Music Review – Primal Heart|Kimbra

Primal Heart|Kimbra (2018)
Produced by Kimbra & John Congleton

In the realm of popular art, there is a talent: fame ratio, meaning there are artists whose level of fame is inflated when compared to their actual ability. In reverse, as is the case with Kimbra, there are artists whose level of talent is astronomical, but due to the ebb and flow of studio trends, they never reach the level of fame they deserve. This is Kimbra’s third studio album but you probably already know her. It won’t be from her solo work but from her duet with Gotye “Somebody That I Used to Know.” I’ve been listening to her since around 2011 when I stumbled across music videos on Vimeo for her first album, which was only out in New Zealand at the time. Like the other artists I’ve reviewed, Weyes Blood and Toro y Moi, her music is richly nostalgic yet progressive. It takes sounds we know and moves them forward into a new space. Her third album, Primal Heart, was released in 2018 and continues a trend of eclectic tones and themes.

Primal Heart is an intensely contemplative album, as Kimbra has entered a period where she is paring down the production of her albums and live performances. She’s been using a preprogrammed rig with beats, and she mixes and remixes, with two accompanying performers typically on keyboard and guitar. The core of her work are these electronic beats woven into increasingly complex yet familiar soundscapes. Kimbra wears her inspirations of her sleeve, often citing the work of Aaliyah, Prince, and Stevie Wonder, with lots of 1990s R&B thrown in. You can hear that in her work, but she always manages to add a twist that surprises the listener, not comfortable in just aping her idols.

Near the end of the album, we’re hit with a track that stands out from the rest, “Version of Me,” a quiet lament about personal demons and a plea to an unnamed friend or lover who has left as a result of the singer’s actions.

“‘Cause I’m damned if I do
And I’m damned if I don’t
Every time I swear I will
You say that I won’t
But there’s a better version of me
Stay for the person I’ll be”

During the song, she expresses frustration about how her art interferes in her relationship. Kimbra has always had a confessional vein running through her work, and the lyrics follow that her relationships have been harmed because of how brutally honest she has been about her personal life in songs that get released to the public. Her thought pattern is pulled between wanting to be an honest, organic songwriter but then losing the intimacy and trust with her partner.

“Next time I’ll be kinder with you
There’s just this habit that I have
I throw my words around like fire
They catch on your good heart and your peace of mind
Next time I’ll be kinder.”

While this song comes at the end, I believe it’s an essential piece to understand the album as a whole. There is a defiance and high energy throughout most of the tracks, but this softer piece is a great way to close out the whole thing, asking us to think about what has come before. To counter “Version of Me,” you have a song like “Everybody Knows,” which is the voice of a person who has been exploited at some point in their life and career. Kimbra is very actively on Tumblr and spoke about this track, in particular, stating that, “I drew on a lot of things when writing the song ‘Everybody Knows’ but it would be untrue to say there was no reference to times in my life where I have felt reduced and disrespected by the actions of men.”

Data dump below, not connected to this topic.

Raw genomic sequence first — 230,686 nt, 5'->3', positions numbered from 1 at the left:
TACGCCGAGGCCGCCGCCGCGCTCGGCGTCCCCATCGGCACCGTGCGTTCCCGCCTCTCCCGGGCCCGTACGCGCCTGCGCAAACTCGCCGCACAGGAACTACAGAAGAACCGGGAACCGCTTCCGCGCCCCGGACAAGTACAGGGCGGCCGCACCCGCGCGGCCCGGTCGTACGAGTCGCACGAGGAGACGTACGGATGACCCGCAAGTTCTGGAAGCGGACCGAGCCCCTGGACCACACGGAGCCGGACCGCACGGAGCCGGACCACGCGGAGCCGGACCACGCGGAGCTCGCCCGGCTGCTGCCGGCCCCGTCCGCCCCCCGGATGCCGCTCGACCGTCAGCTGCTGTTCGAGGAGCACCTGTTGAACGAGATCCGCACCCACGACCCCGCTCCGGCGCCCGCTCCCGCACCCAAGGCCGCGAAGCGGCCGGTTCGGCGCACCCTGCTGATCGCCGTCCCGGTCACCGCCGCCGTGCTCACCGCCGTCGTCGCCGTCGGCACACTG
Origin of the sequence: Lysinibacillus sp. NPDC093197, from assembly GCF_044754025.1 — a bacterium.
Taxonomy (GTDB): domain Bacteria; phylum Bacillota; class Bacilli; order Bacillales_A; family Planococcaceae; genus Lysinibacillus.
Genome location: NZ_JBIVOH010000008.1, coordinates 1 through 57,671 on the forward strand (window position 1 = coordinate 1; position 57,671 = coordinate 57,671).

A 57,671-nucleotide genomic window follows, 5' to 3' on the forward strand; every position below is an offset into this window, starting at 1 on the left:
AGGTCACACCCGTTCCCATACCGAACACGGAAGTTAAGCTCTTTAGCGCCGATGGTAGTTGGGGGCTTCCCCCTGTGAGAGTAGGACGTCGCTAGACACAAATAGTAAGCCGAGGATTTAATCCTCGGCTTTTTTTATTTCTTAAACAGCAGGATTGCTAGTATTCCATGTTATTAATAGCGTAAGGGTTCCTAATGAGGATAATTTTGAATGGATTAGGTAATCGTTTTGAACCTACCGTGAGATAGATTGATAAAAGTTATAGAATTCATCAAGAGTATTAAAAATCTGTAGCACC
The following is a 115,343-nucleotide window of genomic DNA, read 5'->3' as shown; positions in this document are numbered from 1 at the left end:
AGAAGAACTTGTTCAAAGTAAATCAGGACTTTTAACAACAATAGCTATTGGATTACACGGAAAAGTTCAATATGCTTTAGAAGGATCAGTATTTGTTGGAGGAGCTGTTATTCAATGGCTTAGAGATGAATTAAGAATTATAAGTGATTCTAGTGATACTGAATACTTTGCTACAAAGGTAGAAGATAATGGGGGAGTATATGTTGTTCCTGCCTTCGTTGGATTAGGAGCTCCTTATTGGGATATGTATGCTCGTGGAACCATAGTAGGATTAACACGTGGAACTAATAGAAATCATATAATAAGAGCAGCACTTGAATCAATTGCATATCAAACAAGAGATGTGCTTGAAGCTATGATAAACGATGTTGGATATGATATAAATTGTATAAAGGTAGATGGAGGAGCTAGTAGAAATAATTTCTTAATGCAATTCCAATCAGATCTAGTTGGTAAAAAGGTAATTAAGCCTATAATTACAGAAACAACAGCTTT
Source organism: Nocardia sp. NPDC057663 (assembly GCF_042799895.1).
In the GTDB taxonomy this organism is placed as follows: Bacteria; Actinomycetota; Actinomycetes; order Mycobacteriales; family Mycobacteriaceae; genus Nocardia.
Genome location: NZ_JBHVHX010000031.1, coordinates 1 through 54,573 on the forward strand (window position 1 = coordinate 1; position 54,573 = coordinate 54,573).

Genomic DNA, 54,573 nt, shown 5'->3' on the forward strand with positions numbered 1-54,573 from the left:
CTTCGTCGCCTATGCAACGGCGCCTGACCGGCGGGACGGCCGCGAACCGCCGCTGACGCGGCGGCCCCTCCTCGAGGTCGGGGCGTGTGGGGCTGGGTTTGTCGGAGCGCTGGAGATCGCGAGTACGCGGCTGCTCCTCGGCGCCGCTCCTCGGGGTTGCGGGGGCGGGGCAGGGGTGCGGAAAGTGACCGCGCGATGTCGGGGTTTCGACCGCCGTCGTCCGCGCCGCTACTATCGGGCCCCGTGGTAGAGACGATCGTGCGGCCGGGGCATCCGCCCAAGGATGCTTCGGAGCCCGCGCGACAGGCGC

“Everybody knows about what you do
Everybody saw and sold the truth
I was young and gullible, but baby, I grew
Now the whole world’s watching you.”

The song is about a confrontation of experiences you might instead let fade away, but how that head-on approach can some times empower an individual. So often, influential people who exploit depend on the silence of their victims to enable their actions. When an abuser has the light of day shined down on they it has a good chance of exposing them and making the complicit and the silent accountable to speak out. Victims can also find solidarity in each other while seeking to define themselves beyond being an abused person.

“See, I ain’t gonna lie but I ain’t gonna hold back
Or try to deny you turned a damn good heart black
I got a little box, yeah, that I’m gonna take back
Don’t make your promises, ’cause I’m finished with all that.”

The track “Human” addresses the difficulty of managing a personal and public persona. Kimbra explained on Tumblr that she’s struggled with getting lost in that public persona, and this has shaped her behavior in inauthentic ways. The song is about realigning herself with her truths as an artist and a person, finding a way to have a professional presentation but not allowing that identity to become all-consuming.

I know what I know, what I know, what I know, what I know
Hey, not many things I know, but I know what I know, and I’ll grow
There was a time when I was low, so low, so low
But that’s the time when I had to show

I got a heart that’s primal
‘Cause yeah, I need your love for my survival
Life’s got me on trial
I confess I’ve been messed up in denial

The thing that might turn a listener off from Kimbra is that her sound can by highly eclectic, though I think this is her most listener-friendly album to date. She said in interviews she expressly set out to make an album with a pop sound, centered around very contemplative lyrics. If the recent Kesha album was something you enjoyed, then I think there is a lot here in Primal Heart that touches on the same themes. Additionally, if you are wanting a chill 90s soundscape for long summer drives this album hits that spot.

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